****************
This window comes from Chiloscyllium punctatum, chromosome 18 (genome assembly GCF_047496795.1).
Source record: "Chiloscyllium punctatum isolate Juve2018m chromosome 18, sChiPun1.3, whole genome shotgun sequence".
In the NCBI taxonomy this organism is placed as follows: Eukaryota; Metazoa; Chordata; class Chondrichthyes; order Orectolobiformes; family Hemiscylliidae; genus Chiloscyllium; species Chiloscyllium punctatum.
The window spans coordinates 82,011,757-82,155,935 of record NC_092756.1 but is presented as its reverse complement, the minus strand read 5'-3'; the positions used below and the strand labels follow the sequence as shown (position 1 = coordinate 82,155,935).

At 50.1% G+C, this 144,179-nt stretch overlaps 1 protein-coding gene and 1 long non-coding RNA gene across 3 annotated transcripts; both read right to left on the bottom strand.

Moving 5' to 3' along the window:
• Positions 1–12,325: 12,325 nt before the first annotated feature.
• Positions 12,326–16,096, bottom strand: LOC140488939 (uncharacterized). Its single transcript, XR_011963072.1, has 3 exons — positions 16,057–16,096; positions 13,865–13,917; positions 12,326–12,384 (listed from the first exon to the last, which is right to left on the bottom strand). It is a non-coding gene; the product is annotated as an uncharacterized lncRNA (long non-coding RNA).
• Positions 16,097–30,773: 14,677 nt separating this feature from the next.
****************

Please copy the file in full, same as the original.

This window comes from Chiloscyllium punctatum, chromosome 18 (genome assembly GCF_047496795.1).
Source record: "Chiloscyllium punctatum isolate Juve2018m chromosome 18, sChiPun1.3, whole genome shotgun sequence".
In the NCBI taxonomy this organism is placed as follows: Eukaryota; Metazoa; Chordata; class Chondrichthyes; order Orectolobiformes; family Hemiscylliidae; genus Chiloscyllium; species Chiloscyllium punctatum.
The window spans coordinates 82,011,757-82,155,935 of record NC_092756.1 but is presented as its reverse complement, the minus strand read 5'-3'; the positions used below and the strand labels follow the sequence as shown (position 1 = coordinate 82,155,935).

At 50.1% G+C, this 144,179-nt stretch overlaps 1 protein-coding gene and 1 long non-coding RNA gene across 3 annotated transcripts; both read right to left on the bottom strand.

Moving 5' to 3' along the window:
• Positions 1–12,325: 12,325 nt before the first annotated feature.
• Positions 12,326–16,096, bottom strand: LOC140488939 (uncharacterized). Its single transcript, XR_011963072.1, has 3 exons — positions 16,057–16,096; positions 13,865–13,917; positions 12,326–12,384 (listed from the first exon to the last, which is right to left on the bottom strand). It is a non-coding gene; the product is annotated as an uncharacterized lncRNA (long non-coding RNA).
• Positions 16,097–30,773: 14,677 nt separating this feature from the next.